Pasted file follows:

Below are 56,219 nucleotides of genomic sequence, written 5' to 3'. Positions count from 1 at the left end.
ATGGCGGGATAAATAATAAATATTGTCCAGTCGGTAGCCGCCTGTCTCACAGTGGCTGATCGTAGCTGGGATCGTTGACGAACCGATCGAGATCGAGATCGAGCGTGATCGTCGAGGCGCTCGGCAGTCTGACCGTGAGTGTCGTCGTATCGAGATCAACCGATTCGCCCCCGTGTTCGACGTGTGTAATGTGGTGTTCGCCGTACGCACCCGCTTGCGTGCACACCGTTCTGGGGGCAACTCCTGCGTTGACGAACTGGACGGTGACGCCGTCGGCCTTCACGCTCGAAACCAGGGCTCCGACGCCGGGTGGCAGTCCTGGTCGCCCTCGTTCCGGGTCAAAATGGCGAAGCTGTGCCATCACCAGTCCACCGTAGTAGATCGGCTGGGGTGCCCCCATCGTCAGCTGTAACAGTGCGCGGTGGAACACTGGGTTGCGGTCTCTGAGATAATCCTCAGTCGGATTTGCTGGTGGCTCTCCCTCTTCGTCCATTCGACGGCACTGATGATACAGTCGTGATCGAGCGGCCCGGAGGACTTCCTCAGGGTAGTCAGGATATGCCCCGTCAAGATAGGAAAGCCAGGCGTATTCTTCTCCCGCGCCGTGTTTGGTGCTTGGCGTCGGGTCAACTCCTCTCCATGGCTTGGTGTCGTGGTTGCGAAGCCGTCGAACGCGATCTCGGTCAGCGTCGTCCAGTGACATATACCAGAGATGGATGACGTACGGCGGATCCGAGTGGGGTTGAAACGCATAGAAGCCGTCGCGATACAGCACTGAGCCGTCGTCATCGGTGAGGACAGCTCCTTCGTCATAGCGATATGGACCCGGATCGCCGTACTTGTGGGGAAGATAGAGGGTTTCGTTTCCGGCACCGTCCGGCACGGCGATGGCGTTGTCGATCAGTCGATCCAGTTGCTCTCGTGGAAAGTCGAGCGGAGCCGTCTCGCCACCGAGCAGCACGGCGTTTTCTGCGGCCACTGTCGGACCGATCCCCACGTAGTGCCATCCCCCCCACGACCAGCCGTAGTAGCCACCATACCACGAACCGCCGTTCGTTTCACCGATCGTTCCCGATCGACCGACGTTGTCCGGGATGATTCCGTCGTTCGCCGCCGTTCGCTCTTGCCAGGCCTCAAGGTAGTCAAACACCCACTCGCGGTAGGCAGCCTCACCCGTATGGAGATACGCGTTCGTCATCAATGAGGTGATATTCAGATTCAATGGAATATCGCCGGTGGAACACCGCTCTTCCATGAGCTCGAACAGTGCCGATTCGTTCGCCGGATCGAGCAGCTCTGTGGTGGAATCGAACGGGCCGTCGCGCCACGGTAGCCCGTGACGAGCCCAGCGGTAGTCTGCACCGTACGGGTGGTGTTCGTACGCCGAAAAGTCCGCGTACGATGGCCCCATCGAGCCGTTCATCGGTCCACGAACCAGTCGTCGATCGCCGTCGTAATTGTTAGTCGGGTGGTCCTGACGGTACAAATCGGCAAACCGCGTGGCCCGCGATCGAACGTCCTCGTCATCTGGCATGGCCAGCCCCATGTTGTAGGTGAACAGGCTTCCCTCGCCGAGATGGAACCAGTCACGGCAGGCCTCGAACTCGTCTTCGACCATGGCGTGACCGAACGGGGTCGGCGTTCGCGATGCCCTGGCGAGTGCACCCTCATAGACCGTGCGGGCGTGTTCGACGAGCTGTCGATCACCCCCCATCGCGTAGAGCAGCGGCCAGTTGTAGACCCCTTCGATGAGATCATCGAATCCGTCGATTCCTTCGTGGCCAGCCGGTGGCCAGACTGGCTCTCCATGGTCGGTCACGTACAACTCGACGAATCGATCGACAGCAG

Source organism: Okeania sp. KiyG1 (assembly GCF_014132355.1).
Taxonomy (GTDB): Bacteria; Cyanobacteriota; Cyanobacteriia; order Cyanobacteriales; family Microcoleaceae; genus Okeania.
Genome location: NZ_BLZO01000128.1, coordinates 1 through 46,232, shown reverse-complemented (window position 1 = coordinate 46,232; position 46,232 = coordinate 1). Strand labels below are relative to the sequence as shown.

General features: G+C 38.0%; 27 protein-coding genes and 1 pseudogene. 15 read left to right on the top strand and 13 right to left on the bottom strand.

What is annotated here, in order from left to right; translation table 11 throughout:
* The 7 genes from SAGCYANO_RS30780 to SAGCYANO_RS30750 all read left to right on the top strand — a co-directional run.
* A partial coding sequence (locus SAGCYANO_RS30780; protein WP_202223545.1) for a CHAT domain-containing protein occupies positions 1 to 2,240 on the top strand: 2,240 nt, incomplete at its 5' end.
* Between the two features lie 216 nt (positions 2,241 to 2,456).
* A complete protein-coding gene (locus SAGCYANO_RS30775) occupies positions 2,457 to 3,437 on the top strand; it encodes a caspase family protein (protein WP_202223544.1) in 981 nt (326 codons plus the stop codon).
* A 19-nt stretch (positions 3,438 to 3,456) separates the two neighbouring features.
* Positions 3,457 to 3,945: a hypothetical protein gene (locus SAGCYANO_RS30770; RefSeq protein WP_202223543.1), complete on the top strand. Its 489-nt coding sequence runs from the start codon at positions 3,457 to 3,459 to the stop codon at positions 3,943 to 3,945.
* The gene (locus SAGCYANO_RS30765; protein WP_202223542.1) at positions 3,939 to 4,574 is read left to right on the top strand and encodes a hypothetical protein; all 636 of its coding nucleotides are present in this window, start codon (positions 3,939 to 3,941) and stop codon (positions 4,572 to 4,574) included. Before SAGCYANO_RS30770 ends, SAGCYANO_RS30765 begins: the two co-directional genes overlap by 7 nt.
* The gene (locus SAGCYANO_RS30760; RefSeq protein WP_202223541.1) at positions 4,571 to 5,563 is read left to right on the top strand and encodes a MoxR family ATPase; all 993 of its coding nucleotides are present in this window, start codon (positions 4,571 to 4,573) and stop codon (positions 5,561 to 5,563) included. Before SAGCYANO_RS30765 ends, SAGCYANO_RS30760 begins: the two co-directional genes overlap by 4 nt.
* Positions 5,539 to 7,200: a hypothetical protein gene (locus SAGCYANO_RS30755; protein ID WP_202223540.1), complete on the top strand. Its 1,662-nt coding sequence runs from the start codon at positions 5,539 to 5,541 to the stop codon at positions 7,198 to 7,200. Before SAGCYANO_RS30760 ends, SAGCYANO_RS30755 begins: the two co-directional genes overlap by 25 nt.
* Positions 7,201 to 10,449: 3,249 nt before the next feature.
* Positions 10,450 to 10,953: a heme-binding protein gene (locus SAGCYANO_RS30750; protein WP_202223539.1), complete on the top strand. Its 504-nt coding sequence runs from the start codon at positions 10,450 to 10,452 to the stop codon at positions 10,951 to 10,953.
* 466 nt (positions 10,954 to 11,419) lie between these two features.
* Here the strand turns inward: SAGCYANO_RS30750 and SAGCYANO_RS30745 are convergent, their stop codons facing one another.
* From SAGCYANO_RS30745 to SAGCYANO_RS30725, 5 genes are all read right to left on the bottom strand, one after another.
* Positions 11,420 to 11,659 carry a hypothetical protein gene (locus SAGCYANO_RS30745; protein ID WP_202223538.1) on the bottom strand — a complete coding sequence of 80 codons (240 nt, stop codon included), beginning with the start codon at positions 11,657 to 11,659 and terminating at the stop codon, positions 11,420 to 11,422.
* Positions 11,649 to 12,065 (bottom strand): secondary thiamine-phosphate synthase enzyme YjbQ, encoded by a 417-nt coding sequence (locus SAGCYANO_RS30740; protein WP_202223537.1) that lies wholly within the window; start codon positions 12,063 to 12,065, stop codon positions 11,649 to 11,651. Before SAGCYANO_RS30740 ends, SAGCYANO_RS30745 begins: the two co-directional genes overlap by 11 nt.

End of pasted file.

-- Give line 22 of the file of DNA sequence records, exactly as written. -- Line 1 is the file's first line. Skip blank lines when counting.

* Positions 11,420 to 11,659 carry a hypothetical protein gene (locus SAGCYANO_RS30745; protein ID WP_202223538.1) on the bottom strand — a complete coding sequence of 80 codons (240 nt, stop codon included), beginning with the start codon at positions 11,657 to 11,659 and terminating at the stop codon, positions 11,420 to 11,422.